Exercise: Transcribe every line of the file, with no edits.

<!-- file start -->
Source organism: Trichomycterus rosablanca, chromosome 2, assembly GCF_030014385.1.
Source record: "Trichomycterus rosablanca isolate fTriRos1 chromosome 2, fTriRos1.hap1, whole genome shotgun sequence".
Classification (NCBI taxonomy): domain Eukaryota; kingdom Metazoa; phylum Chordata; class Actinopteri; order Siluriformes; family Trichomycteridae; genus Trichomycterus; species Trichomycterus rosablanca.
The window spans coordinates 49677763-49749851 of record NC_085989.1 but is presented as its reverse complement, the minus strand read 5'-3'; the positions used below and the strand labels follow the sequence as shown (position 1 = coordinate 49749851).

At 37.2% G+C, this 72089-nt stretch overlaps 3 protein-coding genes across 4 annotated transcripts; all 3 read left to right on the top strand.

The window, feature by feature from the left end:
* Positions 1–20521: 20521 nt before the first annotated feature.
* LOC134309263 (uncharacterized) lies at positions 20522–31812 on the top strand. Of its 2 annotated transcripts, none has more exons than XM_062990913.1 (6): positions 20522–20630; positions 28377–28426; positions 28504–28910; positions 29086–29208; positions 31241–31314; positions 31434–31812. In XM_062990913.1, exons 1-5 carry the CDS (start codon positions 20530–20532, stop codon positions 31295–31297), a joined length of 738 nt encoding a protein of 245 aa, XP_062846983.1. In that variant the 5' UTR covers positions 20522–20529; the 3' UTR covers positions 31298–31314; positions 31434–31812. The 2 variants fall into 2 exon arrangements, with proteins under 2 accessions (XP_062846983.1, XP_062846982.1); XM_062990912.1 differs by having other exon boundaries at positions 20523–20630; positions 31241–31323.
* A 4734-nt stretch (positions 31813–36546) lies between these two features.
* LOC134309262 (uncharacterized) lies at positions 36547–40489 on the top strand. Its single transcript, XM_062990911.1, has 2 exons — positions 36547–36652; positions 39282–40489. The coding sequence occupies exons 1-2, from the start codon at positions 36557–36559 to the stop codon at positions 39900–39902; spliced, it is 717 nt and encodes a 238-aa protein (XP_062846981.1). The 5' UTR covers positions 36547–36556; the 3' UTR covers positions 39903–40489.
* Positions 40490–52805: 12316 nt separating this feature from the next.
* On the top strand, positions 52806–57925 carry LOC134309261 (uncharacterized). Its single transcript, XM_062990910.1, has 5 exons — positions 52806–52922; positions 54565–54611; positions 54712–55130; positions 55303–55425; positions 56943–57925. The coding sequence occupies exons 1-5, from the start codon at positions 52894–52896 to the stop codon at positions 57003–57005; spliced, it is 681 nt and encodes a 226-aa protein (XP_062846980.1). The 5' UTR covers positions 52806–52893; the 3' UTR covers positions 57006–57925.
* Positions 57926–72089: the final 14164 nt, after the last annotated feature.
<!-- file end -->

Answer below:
Source organism: Trichomycterus rosablanca, chromosome 2, assembly GCF_030014385.1.
Source record: "Trichomycterus rosablanca isolate fTriRos1 chromosome 2, fTriRos1.hap1, whole genome shotgun sequence".
Classification (NCBI taxonomy): domain Eukaryota; kingdom Metazoa; phylum Chordata; class Actinopteri; order Siluriformes; family Trichomycteridae; genus Trichomycterus; species Trichomycterus rosablanca.
The window spans coordinates 49677763-49749851 of record NC_085989.1 but is presented as its reverse complement, the minus strand read 5'-3'; the positions used below and the strand labels follow the sequence as shown (position 1 = coordinate 49749851).

At 37.2% G+C, this 72089-nt stretch overlaps 3 protein-coding genes across 4 annotated transcripts; all 3 read left to right on the top strand.

The window, feature by feature from the left end:
* Positions 1–20521: 20521 nt before the first annotated feature.
* LOC134309263 (uncharacterized) lies at positions 20522–31812 on the top strand. Of its 2 annotated transcripts, none has more exons than XM_062990913.1 (6): positions 20522–20630; positions 28377–28426; positions 28504–28910; positions 29086–29208; positions 31241–31314; positions 31434–31812. In XM_062990913.1, exons 1-5 carry the CDS (start codon positions 20530–20532, stop codon positions 31295–31297), a joined length of 738 nt encoding a protein of 245 aa, XP_062846983.1. In that variant the 5' UTR covers positions 20522–20529; the 3' UTR covers positions 31298–31314; positions 31434–31812. The 2 variants fall into 2 exon arrangements, with proteins under 2 accessions (XP_062846983.1, XP_062846982.1); XM_062990912.1 differs by having other exon boundaries at positions 20523–20630; positions 31241–31323.
* A 4734-nt stretch (positions 31813–36546) lies between these two features.
* LOC134309262 (uncharacterized) lies at positions 36547–40489 on the top strand. Its single transcript, XM_062990911.1, has 2 exons — positions 36547–36652; positions 39282–40489. The coding sequence occupies exons 1-2, from the start codon at positions 36557–36559 to the stop codon at positions 39900–39902; spliced, it is 717 nt and encodes a 238-aa protein (XP_062846981.1). The 5' UTR covers positions 36547–36556; the 3' UTR covers positions 39903–40489.
* Positions 40490–52805: 12316 nt separating this feature from the next.
* On the top strand, positions 52806–57925 carry LOC134309261 (uncharacterized). Its single transcript, XM_062990910.1, has 5 exons — positions 52806–52922; positions 54565–54611; positions 54712–55130; positions 55303–55425; positions 56943–57925. The coding sequence occupies exons 1-5, from the start codon at positions 52894–52896 to the stop codon at positions 57003–57005; spliced, it is 681 nt and encodes a 226-aa protein (XP_062846980.1). The 5' UTR covers positions 52806–52893; the 3' UTR covers positions 57006–57925.
* Positions 57926–72089: the final 14164 nt, after the last annotated feature.